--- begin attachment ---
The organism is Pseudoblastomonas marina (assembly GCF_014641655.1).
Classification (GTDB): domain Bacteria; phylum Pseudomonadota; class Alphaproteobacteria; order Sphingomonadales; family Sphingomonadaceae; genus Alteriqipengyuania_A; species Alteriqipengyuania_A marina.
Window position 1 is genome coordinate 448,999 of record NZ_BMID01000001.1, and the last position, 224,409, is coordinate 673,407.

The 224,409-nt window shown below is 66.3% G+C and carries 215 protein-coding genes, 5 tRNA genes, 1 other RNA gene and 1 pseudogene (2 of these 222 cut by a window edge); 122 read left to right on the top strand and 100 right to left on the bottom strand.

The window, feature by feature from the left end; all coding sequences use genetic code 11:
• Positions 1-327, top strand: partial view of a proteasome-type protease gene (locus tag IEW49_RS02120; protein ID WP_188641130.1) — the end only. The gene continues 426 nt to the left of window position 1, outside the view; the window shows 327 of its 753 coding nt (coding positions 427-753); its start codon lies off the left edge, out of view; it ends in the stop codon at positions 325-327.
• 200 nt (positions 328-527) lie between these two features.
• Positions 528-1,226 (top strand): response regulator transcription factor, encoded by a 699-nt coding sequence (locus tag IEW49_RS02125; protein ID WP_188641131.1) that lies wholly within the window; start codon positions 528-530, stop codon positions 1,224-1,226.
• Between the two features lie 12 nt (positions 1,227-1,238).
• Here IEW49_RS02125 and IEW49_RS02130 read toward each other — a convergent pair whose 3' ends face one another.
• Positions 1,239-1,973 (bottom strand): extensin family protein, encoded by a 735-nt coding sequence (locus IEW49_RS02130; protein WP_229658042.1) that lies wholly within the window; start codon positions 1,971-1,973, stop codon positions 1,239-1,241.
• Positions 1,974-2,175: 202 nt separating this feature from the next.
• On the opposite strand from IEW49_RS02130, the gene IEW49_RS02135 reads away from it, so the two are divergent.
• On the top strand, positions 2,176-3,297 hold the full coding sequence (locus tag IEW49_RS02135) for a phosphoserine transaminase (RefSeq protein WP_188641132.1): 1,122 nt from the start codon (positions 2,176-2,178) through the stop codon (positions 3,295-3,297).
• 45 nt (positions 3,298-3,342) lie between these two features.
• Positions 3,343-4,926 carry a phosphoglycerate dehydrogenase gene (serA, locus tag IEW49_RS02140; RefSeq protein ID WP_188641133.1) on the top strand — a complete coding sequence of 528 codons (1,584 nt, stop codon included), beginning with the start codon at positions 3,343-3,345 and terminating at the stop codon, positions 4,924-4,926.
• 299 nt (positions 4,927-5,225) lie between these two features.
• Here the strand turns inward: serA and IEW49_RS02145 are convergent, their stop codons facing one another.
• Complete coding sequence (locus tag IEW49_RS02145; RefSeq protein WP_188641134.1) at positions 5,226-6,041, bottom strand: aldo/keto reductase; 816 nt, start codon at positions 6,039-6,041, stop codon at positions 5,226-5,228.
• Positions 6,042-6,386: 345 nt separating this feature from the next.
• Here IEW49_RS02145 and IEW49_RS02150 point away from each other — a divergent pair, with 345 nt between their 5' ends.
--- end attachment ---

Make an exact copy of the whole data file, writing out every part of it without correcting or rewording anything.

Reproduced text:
The organism is Pseudoblastomonas marina (assembly GCF_014641655.1).
Classification (GTDB): domain Bacteria; phylum Pseudomonadota; class Alphaproteobacteria; order Sphingomonadales; family Sphingomonadaceae; genus Alteriqipengyuania_A; species Alteriqipengyuania_A marina.
Window position 1 is genome coordinate 448,999 of record NZ_BMID01000001.1, and the last position, 224,409, is coordinate 673,407.

The 224,409-nt window shown below is 66.3% G+C and carries 215 protein-coding genes, 5 tRNA genes, 1 other RNA gene and 1 pseudogene (2 of these 222 cut by a window edge); 122 read left to right on the top strand and 100 right to left on the bottom strand.

The window, feature by feature from the left end; all coding sequences use genetic code 11:
• Positions 1-327, top strand: partial view of a proteasome-type protease gene (locus tag IEW49_RS02120; protein ID WP_188641130.1) — the end only. The gene continues 426 nt to the left of window position 1, outside the view; the window shows 327 of its 753 coding nt (coding positions 427-753); its start codon lies off the left edge, out of view; it ends in the stop codon at positions 325-327.
• 200 nt (positions 328-527) lie between these two features.
• Positions 528-1,226 (top strand): response regulator transcription factor, encoded by a 699-nt coding sequence (locus tag IEW49_RS02125; protein ID WP_188641131.1) that lies wholly within the window; start codon positions 528-530, stop codon positions 1,224-1,226.
• Between the two features lie 12 nt (positions 1,227-1,238).
• Here IEW49_RS02125 and IEW49_RS02130 read toward each other — a convergent pair whose 3' ends face one another.
• Positions 1,239-1,973 (bottom strand): extensin family protein, encoded by a 735-nt coding sequence (locus IEW49_RS02130; protein WP_229658042.1) that lies wholly within the window; start codon positions 1,971-1,973, stop codon positions 1,239-1,241.
• Positions 1,974-2,175: 202 nt separating this feature from the next.
• On the opposite strand from IEW49_RS02130, the gene IEW49_RS02135 reads away from it, so the two are divergent.
• On the top strand, positions 2,176-3,297 hold the full coding sequence (locus tag IEW49_RS02135) for a phosphoserine transaminase (RefSeq protein WP_188641132.1): 1,122 nt from the start codon (positions 2,176-2,178) through the stop codon (positions 3,295-3,297).
• 45 nt (positions 3,298-3,342) lie between these two features.
• Positions 3,343-4,926 carry a phosphoglycerate dehydrogenase gene (serA, locus tag IEW49_RS02140; RefSeq protein ID WP_188641133.1) on the top strand — a complete coding sequence of 528 codons (1,584 nt, stop codon included), beginning with the start codon at positions 3,343-3,345 and terminating at the stop codon, positions 4,924-4,926.
• 299 nt (positions 4,927-5,225) lie between these two features.
• Here the strand turns inward: serA and IEW49_RS02145 are convergent, their stop codons facing one another.
• Complete coding sequence (locus tag IEW49_RS02145; RefSeq protein WP_188641134.1) at positions 5,226-6,041, bottom strand: aldo/keto reductase; 816 nt, start codon at positions 6,039-6,041, stop codon at positions 5,226-5,228.
• Positions 6,042-6,386: 345 nt separating this feature from the next.
• Here IEW49_RS02145 and IEW49_RS02150 point away from each other — a divergent pair, with 345 nt between their 5' ends.